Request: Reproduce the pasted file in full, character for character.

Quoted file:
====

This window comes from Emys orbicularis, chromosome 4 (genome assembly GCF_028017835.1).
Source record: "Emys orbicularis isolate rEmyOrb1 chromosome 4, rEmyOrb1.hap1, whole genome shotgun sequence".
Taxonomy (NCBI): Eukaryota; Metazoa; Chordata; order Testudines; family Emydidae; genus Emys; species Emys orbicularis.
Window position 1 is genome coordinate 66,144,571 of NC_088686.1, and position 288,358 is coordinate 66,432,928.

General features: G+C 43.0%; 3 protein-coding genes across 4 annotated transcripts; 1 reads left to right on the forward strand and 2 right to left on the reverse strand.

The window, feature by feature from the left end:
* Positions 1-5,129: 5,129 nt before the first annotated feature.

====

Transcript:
This window comes from Emys orbicularis, chromosome 4 (genome assembly GCF_028017835.1).
Source record: "Emys orbicularis isolate rEmyOrb1 chromosome 4, rEmyOrb1.hap1, whole genome shotgun sequence".
Taxonomy (NCBI): Eukaryota; Metazoa; Chordata; order Testudines; family Emydidae; genus Emys; species Emys orbicularis.
Window position 1 is genome coordinate 66,144,571 of NC_088686.1, and position 288,358 is coordinate 66,432,928.

General features: G+C 43.0%; 3 protein-coding genes across 4 annotated transcripts; 1 reads left to right on the forward strand and 2 right to left on the reverse strand.

The window, feature by feature from the left end:
* Positions 1-5,129: 5,129 nt before the first annotated feature.